With 2016 the hottest year on record and the scorching summer temperatures predicted to continue, there’s no doubt air-conditioning is an essential.
Wagga Wagga is known for its extremes in weather – contrasting very hot summers with freezing cold winters. Year round comfort is an essential thing both buyers and renters are looking for, and it can certainly be a deal breaker, so it helps to have a bit of knowledge about what is on offer and if it will suit your needs.
The most common forms of cooling in properties in Wagga are:
Evaporative coolers cool air by filtering it through water, thus lowering its temperature, and produce humid air because the air absorbs water during the cooling process. These systems work best when a small amount of outside air circulates into the home while the cooler is on, which is why it is advised you crack your windows open a little while you have it running.
Pros: energy efficient, simple to install and maintain (with less working parts, there’s less that can go wrong)
Cons: as it creates humid air, it doesn’t work in already humid conditions – which Wagga is sometimes prone to. Also, because it puts moisture into the air surfaces tend to feel “damp”, especially if there isn’t proper ventilation, and to work efficiently you need to open a few vents or windows. Having these open poses a security risk if there aren’t proper security grills or the like installed.
Refrigerative split system air-conditioning
Refrigerative air-conditioners, commonly taking the form of a reverse cycle and/or split system unit, work by taking humidity out of the air. These systems produce cold, dry air and work best in an airtight home. They can be set to maintain a specific temperature and a reverse cycle unit, as the name suggests, can also be used to heat in the winter.
Pros: instant and effective cooling effect, works in all weather conditions
Cons: relatively pricey initial set up plus generally more power hungry and therefore expensive to run. They also can only cool a designated area (unless you have a ducted system, you can only cool the area the unit is in, ie. a room, not the whole house). As the air is constantly recirculated (not drawn in from outside like with an evaporative system) it can feel stale.
The humble ceiling fan is a staple in many homes, and for good reason. Simple but effective technology, the fuss-free mechanical operation of swirling blades draws hot air up and cool down, creating air flow that indirectly cools your body by enhancing sweat evaporation. Modern ceiling fans can also be used in winter, with the rotation reversed to pull cool air upward and force warm air down, assisting with distributing heat better.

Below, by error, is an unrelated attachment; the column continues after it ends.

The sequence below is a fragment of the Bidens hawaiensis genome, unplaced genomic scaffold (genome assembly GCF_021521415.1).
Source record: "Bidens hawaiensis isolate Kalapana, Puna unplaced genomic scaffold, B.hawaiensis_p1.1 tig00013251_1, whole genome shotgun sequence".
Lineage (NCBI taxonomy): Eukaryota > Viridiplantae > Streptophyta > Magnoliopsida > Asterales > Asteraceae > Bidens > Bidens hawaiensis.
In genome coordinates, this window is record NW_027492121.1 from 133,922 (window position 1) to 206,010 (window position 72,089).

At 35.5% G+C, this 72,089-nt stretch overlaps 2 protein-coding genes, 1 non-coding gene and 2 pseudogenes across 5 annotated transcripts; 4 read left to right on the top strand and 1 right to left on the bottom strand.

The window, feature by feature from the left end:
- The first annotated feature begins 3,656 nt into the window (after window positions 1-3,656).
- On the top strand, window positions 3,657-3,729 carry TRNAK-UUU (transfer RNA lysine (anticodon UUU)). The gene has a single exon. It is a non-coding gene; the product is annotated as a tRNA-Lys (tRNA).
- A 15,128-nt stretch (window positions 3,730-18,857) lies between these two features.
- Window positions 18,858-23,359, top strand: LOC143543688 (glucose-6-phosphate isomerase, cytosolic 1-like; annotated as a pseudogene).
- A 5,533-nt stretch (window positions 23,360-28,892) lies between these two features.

Pros: quiet, cheap and easy to install plus energy efficient to run
Cons: you’re only circulating the air around an area, not actually cooling it, so you won’t experience the instant chill offered by air conditioning units. (The cooling effect is actually the wicking away of sweat.) Also, for obvious reasons they’re not advisable for exceptionally tall people in homes with low ceilings…
Things to keep in mind
- If you have both an evaporative cooler and a split system air-conditioner, do not run them at the same time. Doing so would cause the two systems to work against each other.
- If you have a split system air conditioner, there is no need to crack a window or open a door to make the system more effective. In fact, this will make the system work harder and cost you more money.
- It is best to carry out maintenance of an evaporative air cooler at the beginning and end of the cooling season. Evaporative coolers need to be serviced regularly as a preventative measure against any potential source of Legionnaires’ disease and the build-up of sediments and algae.
- Routine cleaning of the filters of your split system units ensures optimum operation – blockages can lead to water leaks, constrict airflow and shut the unit down.
- Dust the tops of your ceiling fan blades regularly (seasonally at minimum) – as you don’t want what collects up there when they’re not in use to come flying off when you turn them on.
Regardless of what type of system you have, make sure it is operating properly. Systems that leak water, make unusual noise, or that don’t produce cold air are probably not energy-efficient and can significantly increase your energy bill.